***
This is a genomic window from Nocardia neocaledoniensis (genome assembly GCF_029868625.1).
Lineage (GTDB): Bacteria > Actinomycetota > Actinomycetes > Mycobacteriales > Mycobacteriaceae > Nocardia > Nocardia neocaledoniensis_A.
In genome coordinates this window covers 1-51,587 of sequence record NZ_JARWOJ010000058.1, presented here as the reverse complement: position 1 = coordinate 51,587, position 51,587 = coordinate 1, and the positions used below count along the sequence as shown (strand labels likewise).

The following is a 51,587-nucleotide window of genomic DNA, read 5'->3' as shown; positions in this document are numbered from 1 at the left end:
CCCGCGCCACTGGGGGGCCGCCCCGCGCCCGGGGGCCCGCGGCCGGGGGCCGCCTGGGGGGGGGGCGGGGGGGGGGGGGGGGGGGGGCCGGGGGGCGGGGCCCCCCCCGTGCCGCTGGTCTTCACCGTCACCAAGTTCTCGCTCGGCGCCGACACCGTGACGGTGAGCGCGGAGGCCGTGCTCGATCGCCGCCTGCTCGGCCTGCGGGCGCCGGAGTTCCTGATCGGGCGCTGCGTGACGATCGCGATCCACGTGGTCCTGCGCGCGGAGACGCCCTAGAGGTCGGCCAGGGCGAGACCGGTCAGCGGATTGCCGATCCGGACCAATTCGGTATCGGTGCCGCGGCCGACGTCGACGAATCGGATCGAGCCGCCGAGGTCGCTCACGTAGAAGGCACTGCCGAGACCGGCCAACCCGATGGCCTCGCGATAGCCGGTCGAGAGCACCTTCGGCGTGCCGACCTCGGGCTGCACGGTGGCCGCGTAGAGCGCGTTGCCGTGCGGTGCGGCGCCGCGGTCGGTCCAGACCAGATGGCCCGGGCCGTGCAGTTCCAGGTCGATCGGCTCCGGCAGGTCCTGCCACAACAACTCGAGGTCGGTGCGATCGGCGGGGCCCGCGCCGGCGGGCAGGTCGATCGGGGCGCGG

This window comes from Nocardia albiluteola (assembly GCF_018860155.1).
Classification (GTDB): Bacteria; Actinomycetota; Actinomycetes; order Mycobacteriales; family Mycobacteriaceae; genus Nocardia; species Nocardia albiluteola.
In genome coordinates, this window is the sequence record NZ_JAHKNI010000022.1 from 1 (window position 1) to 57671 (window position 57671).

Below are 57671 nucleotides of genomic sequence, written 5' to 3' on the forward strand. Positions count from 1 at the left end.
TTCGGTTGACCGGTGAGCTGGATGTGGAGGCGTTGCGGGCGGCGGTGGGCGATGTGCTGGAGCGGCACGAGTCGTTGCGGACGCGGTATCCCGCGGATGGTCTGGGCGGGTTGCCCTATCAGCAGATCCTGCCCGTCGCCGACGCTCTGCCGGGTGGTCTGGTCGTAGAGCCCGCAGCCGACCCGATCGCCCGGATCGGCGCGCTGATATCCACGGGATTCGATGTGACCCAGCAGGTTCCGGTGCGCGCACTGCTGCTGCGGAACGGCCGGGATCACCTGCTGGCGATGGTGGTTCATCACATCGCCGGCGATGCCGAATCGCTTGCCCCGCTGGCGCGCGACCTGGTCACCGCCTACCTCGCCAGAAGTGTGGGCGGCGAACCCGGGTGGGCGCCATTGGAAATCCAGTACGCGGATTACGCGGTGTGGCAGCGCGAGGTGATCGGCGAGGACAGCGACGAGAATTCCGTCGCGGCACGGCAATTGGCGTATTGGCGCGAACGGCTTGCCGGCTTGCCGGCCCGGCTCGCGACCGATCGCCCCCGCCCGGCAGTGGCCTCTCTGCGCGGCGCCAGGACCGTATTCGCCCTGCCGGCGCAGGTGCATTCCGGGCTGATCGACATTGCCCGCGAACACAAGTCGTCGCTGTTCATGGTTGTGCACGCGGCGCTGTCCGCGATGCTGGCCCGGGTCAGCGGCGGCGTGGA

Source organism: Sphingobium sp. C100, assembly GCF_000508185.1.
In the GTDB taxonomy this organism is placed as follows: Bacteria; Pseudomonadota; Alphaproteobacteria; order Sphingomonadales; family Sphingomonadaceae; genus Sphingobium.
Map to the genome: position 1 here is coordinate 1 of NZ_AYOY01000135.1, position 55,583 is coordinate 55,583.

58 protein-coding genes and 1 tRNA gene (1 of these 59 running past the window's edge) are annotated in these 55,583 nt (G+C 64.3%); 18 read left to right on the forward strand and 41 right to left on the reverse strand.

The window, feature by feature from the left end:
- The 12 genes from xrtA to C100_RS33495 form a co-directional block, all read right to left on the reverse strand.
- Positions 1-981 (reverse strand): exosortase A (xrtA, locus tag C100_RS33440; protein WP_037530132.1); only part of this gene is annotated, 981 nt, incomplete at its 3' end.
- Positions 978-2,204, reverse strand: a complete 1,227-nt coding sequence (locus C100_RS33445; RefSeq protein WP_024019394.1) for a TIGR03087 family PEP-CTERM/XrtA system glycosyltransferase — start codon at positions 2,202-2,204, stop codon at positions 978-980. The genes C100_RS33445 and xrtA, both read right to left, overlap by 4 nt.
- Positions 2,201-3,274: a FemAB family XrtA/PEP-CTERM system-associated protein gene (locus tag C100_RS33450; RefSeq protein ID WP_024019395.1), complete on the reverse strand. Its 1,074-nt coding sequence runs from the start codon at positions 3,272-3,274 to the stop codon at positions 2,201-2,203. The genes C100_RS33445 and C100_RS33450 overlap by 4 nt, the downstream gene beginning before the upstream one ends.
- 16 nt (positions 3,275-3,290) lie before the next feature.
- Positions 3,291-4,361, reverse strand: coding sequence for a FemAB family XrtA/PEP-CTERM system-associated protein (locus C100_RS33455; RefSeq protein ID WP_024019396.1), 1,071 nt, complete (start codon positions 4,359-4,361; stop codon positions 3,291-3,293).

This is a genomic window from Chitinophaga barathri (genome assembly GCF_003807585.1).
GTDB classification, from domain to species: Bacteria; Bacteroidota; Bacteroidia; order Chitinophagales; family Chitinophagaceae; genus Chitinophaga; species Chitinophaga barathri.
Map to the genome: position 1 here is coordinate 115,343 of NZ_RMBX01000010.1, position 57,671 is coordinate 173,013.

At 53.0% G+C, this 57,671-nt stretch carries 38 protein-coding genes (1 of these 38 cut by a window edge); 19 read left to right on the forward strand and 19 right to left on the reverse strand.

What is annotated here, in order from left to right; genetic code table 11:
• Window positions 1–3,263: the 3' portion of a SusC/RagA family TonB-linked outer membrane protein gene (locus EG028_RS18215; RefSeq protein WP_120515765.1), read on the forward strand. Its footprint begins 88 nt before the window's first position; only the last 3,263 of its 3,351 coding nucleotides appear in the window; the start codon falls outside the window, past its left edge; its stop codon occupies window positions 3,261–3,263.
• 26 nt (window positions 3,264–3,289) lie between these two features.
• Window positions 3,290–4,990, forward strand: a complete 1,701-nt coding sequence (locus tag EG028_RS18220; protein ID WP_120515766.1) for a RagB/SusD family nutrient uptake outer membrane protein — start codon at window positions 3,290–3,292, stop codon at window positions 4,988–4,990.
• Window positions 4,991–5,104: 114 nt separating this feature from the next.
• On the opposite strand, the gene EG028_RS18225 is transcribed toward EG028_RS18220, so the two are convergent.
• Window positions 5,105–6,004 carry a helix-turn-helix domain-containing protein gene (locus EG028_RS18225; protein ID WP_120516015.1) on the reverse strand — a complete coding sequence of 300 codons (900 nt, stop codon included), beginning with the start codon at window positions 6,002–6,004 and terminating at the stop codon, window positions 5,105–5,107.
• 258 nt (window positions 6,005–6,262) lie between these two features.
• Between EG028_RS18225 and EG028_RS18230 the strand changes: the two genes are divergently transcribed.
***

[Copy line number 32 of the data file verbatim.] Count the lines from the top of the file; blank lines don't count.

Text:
• Window positions 5,105–6,004 carry a helix-turn-helix domain-containing protein gene (locus EG028_RS18225; protein ID WP_120516015.1) on the reverse strand — a complete coding sequence of 300 codons (900 nt, stop codon included), beginning with the start codon at window positions 6,002–6,004 and terminating at the stop codon, window positions 5,105–5,107.